US 4301327 A
The strength of a cryptosystem is increased by providing multiple characters for one or more of the characters being encoded to thereby reduce redundancy.
1. In a method of maintaining communications security, including the steps of enciphering an input message signal comprising a plurality of characters ai to form a cryptogram signal, transmitting and receiving said cryptogram signal and decipering the cryptogram to recover the original input message signal, the improvement comprising:
preprocessing the message signal prior to enciphering by substituting for each character ai in the original alphabet A of the original message signal a character a'i in a subset A'i, of a new alphabet A', which is assigned to said character ai, to thereby form a new stream of characters a'i, wherein the subset A'i for at least one character ai comprises at least two charaacters from which a'1 is selected;
enciphering said stream of characters a'i to form said cryptogram signal;
deciphering the received cryptogram signal to obtain a stream of characters a'i ; and
postprocessing the stream of characters a'i by substituting for each character a'i the character ai in the original message signal to which said character a'i corresponds.
2. The method according to claim 1, wherein the probability of occurrence of all characters a'i within a given subset A'i is substantially equal.
3. The method according to claim 1, wherein said substituting step comprises:
addressing a first memory with a first signal representing a character ai to determine said subset A'i ;
generating a substantially random second signal; and
addressing said first memory with said second signal to determine which of the characters a'i is to be read out.
4. The method according to claim 3, wherein said generating step comprises:
receiving said characters ai in a second memory the output of which represents the number li of characters a'i in said subset A'i ;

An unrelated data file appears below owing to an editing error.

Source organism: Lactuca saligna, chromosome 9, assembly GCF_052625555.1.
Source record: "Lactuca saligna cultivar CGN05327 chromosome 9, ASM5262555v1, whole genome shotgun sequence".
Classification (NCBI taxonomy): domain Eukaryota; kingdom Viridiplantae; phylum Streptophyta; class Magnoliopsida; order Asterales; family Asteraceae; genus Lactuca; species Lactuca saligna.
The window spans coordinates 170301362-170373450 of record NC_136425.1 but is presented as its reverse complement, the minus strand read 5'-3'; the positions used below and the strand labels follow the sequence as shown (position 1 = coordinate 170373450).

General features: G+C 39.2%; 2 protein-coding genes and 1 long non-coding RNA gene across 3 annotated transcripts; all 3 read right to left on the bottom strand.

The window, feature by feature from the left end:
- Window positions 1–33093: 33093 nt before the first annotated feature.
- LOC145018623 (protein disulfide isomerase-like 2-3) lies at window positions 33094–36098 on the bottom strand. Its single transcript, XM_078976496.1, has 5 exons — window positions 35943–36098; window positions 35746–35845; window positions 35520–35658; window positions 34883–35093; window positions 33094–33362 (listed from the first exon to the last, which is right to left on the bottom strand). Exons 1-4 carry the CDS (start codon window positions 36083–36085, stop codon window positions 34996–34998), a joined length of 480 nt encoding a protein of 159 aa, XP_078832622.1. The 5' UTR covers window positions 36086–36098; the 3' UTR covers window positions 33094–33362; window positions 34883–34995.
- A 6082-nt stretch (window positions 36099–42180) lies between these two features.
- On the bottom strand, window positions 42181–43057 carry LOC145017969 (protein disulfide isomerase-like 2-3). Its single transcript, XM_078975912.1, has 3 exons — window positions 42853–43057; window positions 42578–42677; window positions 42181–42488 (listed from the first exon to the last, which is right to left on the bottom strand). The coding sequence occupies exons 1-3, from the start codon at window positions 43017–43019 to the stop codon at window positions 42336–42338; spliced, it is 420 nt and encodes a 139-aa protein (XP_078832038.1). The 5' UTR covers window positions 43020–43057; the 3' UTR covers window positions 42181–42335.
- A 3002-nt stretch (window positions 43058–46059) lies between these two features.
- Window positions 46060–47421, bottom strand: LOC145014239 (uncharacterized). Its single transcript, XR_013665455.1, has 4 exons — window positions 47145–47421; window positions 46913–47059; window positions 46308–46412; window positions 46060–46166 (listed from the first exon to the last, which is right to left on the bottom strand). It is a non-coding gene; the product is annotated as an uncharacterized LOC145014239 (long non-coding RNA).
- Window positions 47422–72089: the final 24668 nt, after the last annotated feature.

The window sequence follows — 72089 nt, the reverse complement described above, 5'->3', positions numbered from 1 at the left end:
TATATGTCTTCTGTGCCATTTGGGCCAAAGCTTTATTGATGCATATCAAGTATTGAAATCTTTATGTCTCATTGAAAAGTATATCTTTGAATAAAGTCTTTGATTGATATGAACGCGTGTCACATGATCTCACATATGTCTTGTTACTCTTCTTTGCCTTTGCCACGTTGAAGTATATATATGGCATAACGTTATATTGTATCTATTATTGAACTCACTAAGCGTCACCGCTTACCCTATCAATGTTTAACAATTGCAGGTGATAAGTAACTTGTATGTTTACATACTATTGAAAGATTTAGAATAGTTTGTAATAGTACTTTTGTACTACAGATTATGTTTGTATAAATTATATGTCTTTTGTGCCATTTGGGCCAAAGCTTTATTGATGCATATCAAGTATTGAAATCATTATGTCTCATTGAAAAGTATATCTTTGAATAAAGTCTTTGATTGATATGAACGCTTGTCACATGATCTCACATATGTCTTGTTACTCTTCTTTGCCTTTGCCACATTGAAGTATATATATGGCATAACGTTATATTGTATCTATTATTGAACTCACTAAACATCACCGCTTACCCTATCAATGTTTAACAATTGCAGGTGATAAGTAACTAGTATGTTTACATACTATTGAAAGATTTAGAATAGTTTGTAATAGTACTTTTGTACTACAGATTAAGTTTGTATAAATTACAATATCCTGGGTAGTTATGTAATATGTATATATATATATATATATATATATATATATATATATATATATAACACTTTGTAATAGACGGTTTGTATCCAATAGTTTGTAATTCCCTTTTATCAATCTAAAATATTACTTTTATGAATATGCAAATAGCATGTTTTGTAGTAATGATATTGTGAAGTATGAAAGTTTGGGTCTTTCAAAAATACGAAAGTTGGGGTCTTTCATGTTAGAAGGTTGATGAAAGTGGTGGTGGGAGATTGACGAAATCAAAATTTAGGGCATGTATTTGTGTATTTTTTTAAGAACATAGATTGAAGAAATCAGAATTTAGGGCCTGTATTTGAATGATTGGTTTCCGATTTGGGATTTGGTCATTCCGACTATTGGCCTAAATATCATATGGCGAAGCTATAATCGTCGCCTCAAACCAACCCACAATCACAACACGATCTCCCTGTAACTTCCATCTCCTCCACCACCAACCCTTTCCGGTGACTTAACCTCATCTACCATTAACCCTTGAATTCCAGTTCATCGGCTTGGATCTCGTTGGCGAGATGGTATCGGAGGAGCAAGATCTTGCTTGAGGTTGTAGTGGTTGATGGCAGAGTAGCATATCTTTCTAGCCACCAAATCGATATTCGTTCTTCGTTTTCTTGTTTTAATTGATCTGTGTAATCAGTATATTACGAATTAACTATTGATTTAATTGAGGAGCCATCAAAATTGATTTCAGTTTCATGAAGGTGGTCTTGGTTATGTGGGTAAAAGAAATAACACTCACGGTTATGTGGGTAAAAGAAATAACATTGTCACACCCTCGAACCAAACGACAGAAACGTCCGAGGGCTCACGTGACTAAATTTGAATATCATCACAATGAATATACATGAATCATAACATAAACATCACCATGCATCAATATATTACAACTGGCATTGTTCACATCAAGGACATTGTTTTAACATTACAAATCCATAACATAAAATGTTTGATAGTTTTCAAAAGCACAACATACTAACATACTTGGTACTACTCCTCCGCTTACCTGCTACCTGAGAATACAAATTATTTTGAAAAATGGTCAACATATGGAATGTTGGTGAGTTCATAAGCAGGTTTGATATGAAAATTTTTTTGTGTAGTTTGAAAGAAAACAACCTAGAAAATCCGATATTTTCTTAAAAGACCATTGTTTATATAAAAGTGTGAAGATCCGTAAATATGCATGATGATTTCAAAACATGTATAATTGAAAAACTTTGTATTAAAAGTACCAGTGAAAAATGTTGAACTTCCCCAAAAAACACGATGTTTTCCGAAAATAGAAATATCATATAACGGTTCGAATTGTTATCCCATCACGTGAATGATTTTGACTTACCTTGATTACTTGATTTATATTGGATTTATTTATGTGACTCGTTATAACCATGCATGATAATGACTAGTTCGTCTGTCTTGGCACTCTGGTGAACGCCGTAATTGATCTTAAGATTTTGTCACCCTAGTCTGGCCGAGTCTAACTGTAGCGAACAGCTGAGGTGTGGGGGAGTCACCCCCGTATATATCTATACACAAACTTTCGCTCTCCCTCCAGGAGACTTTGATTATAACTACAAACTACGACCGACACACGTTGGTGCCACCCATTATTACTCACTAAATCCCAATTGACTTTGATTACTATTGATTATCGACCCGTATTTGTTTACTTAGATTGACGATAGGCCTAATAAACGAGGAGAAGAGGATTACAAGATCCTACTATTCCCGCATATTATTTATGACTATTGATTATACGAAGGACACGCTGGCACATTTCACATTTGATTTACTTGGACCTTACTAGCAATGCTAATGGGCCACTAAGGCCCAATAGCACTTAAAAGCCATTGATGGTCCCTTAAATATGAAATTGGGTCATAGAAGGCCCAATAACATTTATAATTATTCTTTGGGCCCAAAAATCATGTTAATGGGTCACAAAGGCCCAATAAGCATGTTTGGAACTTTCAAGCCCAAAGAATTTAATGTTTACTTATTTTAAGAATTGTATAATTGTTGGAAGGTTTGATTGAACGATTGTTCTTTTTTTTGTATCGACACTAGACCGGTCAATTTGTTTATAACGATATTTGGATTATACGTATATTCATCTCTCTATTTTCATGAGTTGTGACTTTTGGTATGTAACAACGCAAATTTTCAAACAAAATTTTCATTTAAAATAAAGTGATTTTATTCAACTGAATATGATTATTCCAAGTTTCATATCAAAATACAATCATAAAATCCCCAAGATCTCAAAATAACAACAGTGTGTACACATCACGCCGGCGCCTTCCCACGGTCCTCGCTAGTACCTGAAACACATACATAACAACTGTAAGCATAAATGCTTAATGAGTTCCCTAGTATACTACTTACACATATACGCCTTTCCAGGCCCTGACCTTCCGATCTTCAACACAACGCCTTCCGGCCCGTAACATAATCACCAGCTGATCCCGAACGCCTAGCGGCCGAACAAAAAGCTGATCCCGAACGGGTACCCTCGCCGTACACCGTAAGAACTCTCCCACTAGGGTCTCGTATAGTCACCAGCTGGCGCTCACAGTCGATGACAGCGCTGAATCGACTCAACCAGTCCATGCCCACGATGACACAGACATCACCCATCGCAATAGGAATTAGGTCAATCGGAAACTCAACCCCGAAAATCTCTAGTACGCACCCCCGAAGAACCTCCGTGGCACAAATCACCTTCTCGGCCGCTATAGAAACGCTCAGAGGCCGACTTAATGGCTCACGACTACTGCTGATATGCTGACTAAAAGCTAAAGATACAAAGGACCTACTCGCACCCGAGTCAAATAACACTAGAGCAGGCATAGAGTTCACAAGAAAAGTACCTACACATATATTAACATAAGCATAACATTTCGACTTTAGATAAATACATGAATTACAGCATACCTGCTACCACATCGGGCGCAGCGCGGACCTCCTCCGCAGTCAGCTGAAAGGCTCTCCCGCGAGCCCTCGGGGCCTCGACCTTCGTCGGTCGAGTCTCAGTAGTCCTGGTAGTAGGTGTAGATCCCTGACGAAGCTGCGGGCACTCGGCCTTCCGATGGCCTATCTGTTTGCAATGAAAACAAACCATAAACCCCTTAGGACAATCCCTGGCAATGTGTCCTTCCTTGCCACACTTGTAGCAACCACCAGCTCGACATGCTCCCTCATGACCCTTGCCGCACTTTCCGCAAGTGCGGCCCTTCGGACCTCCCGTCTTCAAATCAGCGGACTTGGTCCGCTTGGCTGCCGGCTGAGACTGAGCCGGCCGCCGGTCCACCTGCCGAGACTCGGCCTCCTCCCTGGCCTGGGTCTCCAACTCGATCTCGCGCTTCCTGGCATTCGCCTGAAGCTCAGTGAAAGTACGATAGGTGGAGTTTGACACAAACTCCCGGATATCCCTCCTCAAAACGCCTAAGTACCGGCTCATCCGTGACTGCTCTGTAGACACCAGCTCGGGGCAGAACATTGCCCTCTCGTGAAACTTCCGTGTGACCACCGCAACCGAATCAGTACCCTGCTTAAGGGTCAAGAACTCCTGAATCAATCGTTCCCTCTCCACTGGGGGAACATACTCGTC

generating a substantially random number g; and
generating said second signal representing the value g mod li.
5. The method according to any one of claims 1-4, further comprising, before said preprocessing step:
generating said new alphabet A', comprising subsets A'i assigned to each original character ai, by repeating the following steps until a maximum permissible new alphabet size has been achieved:
(1) Set k=0, li o =1 and Ai o =[ai ] where n is the number of characters in the original alphabet A, 1≦i≦n, li k is the number of characters in a subset Ai k and Ai k is a subset in alphabet Ak which corresponds to original character ai.
(2) Calculate pi log li k +1/li k for the subsets A1 k, 1≦i ≦n. Find the subset Aj k which maximizes pi log li k +1/li k.
(3) Form a new alphabet Ak+1 in such away that the number of characters in each subject Ai k+1 is given by
lj k+1 =lj k +1
li k+1 =li k for i≠j, 1≦i≦n,
and such that the probability of occurrence of any character within subset Ai k+1 is given by pi /li k+1 for 1≦i≦n, where pi is the probability of occurrence of ai.
6. In a communications security system of the type having a message source for providing a message having characters ai belonging to an alphabet A, an encipherer for enciphering said message to form a cryptogram, and a deipherer for deciphering said cryptogram to recover the enciphered message, the improvement comprising:
preprocessing means between said message source and encipherer for receiving said message and substituting for each character ai a new character a'i belonging to a subset A'i, of a new alphabet A', which is assigned to said character aj, at least one of said subsets A'i having plural characters a'j ;
said encipherer enciphering the characters a'i to form said cryptogram;
said decipherer deciphering said cryptogram to obtain said characters a'j ; and
postprocessing means for receiving the decipherer output and substituting for each letter a'i the corresponding character ai.
7. The system according to claim 6, wherein the probability of occurrence of all characters a'i within a given subset A'i is substantially equal.
8. The system according to claim 6, wherein said preprocessing means comprises:
a first memory addressed by a first signal representing a character ai to determine said subset A'i, said first memory being also addressed by a second signal to determine which of the characters a'i within said subset A'i is to be read out; and
generating means for generating a substantially random second signal for addressing said first memory.
9. The system according to claim 8, wherein said generating means comprises:
second memory means for receiving said characters ai and providing an output representing the number li of characters a'i in said subset A'i ;
means for generating a substantially random number g; and
modulo operator means for receiving li and g and providing an output representing the value g mod li, the output of said modulo operating means comprising said second signal.
This invention relates to cryptosystems, and more particularly to a technique for strengthening a cryptosystem without substantially increasing the complexity thereof.